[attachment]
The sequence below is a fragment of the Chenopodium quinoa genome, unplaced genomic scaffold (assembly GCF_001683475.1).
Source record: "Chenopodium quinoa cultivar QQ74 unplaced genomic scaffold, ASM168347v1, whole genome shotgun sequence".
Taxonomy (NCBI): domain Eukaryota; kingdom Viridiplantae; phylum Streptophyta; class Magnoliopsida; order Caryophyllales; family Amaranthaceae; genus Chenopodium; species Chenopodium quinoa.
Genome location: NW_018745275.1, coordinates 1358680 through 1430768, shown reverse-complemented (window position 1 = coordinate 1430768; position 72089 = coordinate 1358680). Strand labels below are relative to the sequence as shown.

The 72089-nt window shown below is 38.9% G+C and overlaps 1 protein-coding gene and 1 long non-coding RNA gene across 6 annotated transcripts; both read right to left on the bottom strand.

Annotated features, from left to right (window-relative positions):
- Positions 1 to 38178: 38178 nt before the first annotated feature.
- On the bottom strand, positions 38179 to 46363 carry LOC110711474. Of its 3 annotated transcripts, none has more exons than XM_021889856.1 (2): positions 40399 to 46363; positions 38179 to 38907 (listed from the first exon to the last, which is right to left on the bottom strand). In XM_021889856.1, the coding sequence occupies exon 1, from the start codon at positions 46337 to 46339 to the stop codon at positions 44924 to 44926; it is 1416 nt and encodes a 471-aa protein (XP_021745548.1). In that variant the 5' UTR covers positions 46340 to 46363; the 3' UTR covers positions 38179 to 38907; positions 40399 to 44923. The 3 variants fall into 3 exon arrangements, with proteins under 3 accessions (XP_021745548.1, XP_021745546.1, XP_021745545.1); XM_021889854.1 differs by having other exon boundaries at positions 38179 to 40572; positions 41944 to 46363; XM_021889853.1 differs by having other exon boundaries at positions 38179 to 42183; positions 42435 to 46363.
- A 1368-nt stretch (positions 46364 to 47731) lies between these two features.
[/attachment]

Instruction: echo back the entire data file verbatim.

The sequence below is a fragment of the Chenopodium quinoa genome, unplaced genomic scaffold (assembly GCF_001683475.1).
Source record: "Chenopodium quinoa cultivar QQ74 unplaced genomic scaffold, ASM168347v1, whole genome shotgun sequence".
Taxonomy (NCBI): domain Eukaryota; kingdom Viridiplantae; phylum Streptophyta; class Magnoliopsida; order Caryophyllales; family Amaranthaceae; genus Chenopodium; species Chenopodium quinoa.
Genome location: NW_018745275.1, coordinates 1358680 through 1430768, shown reverse-complemented (window position 1 = coordinate 1430768; position 72089 = coordinate 1358680). Strand labels below are relative to the sequence as shown.

The 72089-nt window shown below is 38.9% G+C and overlaps 1 protein-coding gene and 1 long non-coding RNA gene across 6 annotated transcripts; both read right to left on the bottom strand.

Annotated features, from left to right (window-relative positions):
- Positions 1 to 38178: 38178 nt before the first annotated feature.
- On the bottom strand, positions 38179 to 46363 carry LOC110711474. Of its 3 annotated transcripts, none has more exons than XM_021889856.1 (2): positions 40399 to 46363; positions 38179 to 38907 (listed from the first exon to the last, which is right to left on the bottom strand). In XM_021889856.1, the coding sequence occupies exon 1, from the start codon at positions 46337 to 46339 to the stop codon at positions 44924 to 44926; it is 1416 nt and encodes a 471-aa protein (XP_021745548.1). In that variant the 5' UTR covers positions 46340 to 46363; the 3' UTR covers positions 38179 to 38907; positions 40399 to 44923. The 3 variants fall into 3 exon arrangements, with proteins under 3 accessions (XP_021745548.1, XP_021745546.1, XP_021745545.1); XM_021889854.1 differs by having other exon boundaries at positions 38179 to 40572; positions 41944 to 46363; XM_021889853.1 differs by having other exon boundaries at positions 38179 to 42183; positions 42435 to 46363.
- A 1368-nt stretch (positions 46364 to 47731) lies between these two features.